Senator asks Department of Justice if it can keep a lid on its software exploits

Sen. Ron Wyden is asking what law enforcement agencies are doing to protect their hacking tools from foreign spies.
Ron Wyden
Ron Wyden during a hearing.

In recent years, Department of Justice agencies have quietly acquired and deployed hacking tools in support of their law enforcement mission. A handful of high-profile cases have brought greater scrutiny to those efforts, most notably in 2016 when the FBI used a contractor to crack the San Bernardino shooter’s iPhone.

Now, a senator is asking Attorney General William Barr for a more thorough accounting of what law enforcement agencies are doing to protect these software exploits from foreign intelligence agencies and other adversaries.

“Just as the American people expect the government to protect its nuclear, chemical, and biological weapons, so too do Americans expect that the government will protect its cyber arsenal from theft by hackers and foreign spies,” Sen. Ron Wyden, D-Ore., wrote to Barr in a letter dated June 5.

In particular, the department has invested heavily in tools to break encrypted communications, as top law enforcement officials have lamented the ability of criminals to “go dark.” Transnational crime networks “increasingly rely on encrypted communications to plan and commit crimes, thus forcing the FBI to develop sophisticated technology and methods to disrupt their activities and dismantle their organizations,” the FBI said in its fiscal 2020 budget request.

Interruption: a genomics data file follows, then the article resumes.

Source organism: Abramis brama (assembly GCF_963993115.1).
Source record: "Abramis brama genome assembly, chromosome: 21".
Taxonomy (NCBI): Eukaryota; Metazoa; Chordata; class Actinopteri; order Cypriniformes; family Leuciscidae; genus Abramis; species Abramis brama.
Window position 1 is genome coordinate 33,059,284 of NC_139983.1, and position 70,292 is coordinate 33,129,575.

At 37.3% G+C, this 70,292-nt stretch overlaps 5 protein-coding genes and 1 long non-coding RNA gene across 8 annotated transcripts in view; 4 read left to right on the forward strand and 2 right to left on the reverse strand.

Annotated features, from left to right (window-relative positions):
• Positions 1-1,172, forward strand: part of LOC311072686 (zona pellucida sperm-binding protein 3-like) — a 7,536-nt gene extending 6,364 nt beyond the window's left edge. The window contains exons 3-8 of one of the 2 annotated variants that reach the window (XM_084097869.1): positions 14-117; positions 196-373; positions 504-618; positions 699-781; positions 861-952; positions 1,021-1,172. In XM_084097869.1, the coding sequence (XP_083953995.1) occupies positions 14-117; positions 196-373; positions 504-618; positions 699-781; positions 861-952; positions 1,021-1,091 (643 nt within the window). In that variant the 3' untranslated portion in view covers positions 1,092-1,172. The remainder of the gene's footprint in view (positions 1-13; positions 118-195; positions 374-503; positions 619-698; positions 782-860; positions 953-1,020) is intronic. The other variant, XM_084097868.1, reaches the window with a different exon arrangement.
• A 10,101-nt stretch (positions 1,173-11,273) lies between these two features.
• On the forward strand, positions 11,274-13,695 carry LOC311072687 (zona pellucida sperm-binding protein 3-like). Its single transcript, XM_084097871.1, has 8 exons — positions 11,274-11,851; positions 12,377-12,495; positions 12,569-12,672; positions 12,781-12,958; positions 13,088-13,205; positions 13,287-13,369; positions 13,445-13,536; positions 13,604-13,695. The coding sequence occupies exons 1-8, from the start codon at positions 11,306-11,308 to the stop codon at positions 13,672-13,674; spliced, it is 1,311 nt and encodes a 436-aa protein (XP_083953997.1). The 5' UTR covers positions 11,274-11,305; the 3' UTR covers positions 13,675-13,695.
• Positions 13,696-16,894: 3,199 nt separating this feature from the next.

Wyden wants to know if the department’s software exploits have ever ended up in an adversary’s hands, whether through a security breach or discovery in the wild. The senator asked if any foreign companies had developed offensive cyber-capabilities for law enforcement agencies and, if so, whether those tools communicate with computer servers overseas.

Like any digital asset that is a target of attackers, hacking kits and the infrastructure that support them can benefit from rigorous “red teaming” tests that emulate adversary techniques. Wyden wants to know if Justice’s exploit-writing contractors are subject to such tests, and whether they are required to use best cybersecurity practices suggested by the Department of Homeland Security and the National Institute of Standards and Technology.

The Washington Post was first to report on the letter, which you can read below. Wyden asked for answers from Barr by July 12. A Justice Department spokesman said the department received the letter and would respond accordingly.

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Sean Lyngaas

Written by Sean Lyngaas

Sean Lyngaas is CyberScoop’s Senior Reporter covering the Department of Homeland Security and Congress. He was previously a freelance journalist in West Africa, where he covered everything from a presidential election in Ghana to military mutinies in Ivory Coast for The New York Times. Lyngaas’ reporting also has appeared in The Washington Post, The Economist and the BBC, among other outlets. His investigation of cybersecurity issues in the nuclear sector, backed by a grant from the Pulitzer Center on Crisis Reporting, won plaudits from industrial security experts. He was previously a reporter with Federal Computer Week and, before that, with Smart Grid Today. Sean earned a B.A. in public policy from Duke University and an M.A. in International Relations from The Fletcher School of Law and Diplomacy at Tufts University.

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